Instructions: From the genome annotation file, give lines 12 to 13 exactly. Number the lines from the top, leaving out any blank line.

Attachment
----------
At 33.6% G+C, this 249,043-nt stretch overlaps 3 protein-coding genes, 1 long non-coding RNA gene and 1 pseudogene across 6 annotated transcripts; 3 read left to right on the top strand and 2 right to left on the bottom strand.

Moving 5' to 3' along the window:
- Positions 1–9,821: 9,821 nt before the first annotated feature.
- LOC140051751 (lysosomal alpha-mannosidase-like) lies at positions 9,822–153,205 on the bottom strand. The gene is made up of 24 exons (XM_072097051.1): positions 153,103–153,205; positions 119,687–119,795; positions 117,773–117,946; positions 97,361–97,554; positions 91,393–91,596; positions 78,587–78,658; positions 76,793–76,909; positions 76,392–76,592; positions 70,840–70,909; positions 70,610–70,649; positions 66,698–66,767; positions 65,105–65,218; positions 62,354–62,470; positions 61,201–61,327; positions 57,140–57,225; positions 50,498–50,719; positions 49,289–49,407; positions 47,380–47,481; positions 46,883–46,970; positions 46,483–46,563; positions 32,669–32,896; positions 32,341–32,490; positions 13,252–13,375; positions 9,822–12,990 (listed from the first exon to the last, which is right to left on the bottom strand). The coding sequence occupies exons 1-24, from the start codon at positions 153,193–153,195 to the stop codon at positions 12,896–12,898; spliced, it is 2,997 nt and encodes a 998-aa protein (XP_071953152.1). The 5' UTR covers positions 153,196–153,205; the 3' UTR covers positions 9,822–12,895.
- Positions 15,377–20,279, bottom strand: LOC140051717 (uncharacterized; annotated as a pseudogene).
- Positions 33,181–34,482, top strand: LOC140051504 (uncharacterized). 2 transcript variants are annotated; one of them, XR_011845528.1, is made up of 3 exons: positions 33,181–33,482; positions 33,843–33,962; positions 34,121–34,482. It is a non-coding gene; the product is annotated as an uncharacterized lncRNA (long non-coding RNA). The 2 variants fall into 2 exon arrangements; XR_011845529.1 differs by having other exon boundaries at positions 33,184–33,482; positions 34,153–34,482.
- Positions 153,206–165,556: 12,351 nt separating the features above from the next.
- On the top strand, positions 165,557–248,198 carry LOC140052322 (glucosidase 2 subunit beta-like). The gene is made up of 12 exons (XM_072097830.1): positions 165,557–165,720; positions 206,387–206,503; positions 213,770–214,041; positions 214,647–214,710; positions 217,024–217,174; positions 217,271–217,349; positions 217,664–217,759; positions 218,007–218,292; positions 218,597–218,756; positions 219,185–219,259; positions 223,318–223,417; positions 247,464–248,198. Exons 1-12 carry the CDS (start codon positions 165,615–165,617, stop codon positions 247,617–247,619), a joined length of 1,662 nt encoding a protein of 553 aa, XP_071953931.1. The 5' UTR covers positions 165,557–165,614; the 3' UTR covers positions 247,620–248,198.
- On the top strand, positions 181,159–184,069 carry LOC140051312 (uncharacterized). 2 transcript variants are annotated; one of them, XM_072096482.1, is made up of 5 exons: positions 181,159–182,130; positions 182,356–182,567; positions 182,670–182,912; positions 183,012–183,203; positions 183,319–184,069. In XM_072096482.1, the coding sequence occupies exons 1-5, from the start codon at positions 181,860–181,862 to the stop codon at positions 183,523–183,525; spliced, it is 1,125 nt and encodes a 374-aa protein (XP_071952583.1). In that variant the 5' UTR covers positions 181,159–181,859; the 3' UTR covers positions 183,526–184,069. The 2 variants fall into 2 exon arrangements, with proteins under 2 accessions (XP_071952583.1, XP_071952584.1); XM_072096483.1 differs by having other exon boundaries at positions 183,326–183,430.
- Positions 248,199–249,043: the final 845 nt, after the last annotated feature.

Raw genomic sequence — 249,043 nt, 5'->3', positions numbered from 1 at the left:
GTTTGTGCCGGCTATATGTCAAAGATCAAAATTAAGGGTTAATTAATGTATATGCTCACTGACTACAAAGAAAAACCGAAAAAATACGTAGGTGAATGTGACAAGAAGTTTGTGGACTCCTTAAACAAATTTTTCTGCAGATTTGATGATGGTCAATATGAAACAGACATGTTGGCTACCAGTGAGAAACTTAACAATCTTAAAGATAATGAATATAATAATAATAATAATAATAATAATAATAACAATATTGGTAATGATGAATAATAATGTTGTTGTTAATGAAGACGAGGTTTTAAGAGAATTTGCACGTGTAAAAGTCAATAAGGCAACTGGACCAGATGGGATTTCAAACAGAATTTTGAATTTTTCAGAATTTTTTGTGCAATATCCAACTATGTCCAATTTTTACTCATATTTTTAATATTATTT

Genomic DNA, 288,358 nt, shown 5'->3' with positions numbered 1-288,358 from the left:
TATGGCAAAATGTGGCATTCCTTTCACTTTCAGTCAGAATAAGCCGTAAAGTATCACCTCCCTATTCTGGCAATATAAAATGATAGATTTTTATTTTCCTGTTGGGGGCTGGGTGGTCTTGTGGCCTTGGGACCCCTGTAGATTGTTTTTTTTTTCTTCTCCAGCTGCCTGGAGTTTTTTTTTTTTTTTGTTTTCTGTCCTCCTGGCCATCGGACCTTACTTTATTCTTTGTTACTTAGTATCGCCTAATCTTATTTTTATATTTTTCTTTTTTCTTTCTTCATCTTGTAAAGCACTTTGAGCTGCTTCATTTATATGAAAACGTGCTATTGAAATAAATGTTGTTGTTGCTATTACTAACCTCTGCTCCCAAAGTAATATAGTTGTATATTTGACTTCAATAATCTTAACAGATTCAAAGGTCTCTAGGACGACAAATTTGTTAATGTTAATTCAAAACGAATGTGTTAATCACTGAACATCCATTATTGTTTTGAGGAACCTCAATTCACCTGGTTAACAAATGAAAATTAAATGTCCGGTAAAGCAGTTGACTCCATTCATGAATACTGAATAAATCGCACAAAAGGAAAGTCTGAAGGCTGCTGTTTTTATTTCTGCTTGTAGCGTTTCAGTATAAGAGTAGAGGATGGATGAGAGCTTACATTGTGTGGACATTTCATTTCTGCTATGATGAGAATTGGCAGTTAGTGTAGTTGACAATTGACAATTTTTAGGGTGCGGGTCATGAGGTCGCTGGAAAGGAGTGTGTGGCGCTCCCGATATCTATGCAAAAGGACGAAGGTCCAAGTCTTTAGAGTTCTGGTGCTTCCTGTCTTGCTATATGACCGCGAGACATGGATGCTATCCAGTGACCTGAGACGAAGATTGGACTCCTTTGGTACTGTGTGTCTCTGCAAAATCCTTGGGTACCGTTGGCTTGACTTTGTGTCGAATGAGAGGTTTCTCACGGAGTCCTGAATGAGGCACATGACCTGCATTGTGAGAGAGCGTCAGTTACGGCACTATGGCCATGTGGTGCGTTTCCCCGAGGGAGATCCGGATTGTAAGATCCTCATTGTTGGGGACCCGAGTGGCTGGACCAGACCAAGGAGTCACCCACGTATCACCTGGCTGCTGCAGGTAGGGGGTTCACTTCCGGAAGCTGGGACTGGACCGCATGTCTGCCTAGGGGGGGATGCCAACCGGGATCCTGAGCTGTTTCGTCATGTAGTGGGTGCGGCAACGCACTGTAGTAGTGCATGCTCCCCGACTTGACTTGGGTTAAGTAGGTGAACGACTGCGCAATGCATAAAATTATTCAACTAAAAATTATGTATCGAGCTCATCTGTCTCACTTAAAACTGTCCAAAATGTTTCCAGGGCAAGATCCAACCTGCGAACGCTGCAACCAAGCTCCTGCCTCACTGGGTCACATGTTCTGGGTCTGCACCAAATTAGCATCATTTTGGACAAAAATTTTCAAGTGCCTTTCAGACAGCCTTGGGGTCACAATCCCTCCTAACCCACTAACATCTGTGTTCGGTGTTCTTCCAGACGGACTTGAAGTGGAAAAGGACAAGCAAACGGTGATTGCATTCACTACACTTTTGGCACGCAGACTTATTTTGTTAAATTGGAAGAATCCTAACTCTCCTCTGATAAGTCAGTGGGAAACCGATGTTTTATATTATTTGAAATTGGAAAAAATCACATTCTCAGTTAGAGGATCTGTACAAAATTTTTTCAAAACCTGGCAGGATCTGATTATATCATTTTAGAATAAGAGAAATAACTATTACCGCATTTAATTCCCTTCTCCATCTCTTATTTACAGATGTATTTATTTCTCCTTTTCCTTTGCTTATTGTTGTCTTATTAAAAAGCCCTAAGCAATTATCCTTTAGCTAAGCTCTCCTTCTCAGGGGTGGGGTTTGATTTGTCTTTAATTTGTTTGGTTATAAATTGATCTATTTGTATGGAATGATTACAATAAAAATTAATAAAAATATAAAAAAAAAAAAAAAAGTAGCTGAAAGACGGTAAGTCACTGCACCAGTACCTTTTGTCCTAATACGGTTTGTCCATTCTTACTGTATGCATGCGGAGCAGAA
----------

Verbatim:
GTTTGTGCCGGCTATATGTCAAAGATCAAAATTAAGGGTTAATTAATGTATATGCTCACTGACTACAAAGAAAAACCGAAAAAATACGTAGGTGAATGTGACAAGAAGTTTGTGGACTCCTTAAACAAATTTTTCTGCAGATTTGATGATGGTCAATATGAAACAGACATGTTGGCTACCAGTGAGAAACTTAACAATCTTAAAGATAATGAATATAATAATAATAATAATAATAATAATAATAACAATATTGGTAATGATGAATAATAATGTTGTTGTTAATGAAGACGAGGTTTTAAGAGAATTTGCACGTGTAAAAGTCAATAAGGCAACTGGACCAGATGGGATTTCAAACAGAATTTTGAATTTTTCAGAATTTTTTGTGCAATATCCAACTATGTCCAATTTTTACTCATATTTTTAATATTATTT

Genomic DNA, 288,358 nt, shown 5'->3' with positions numbered 1-288,358 from the left: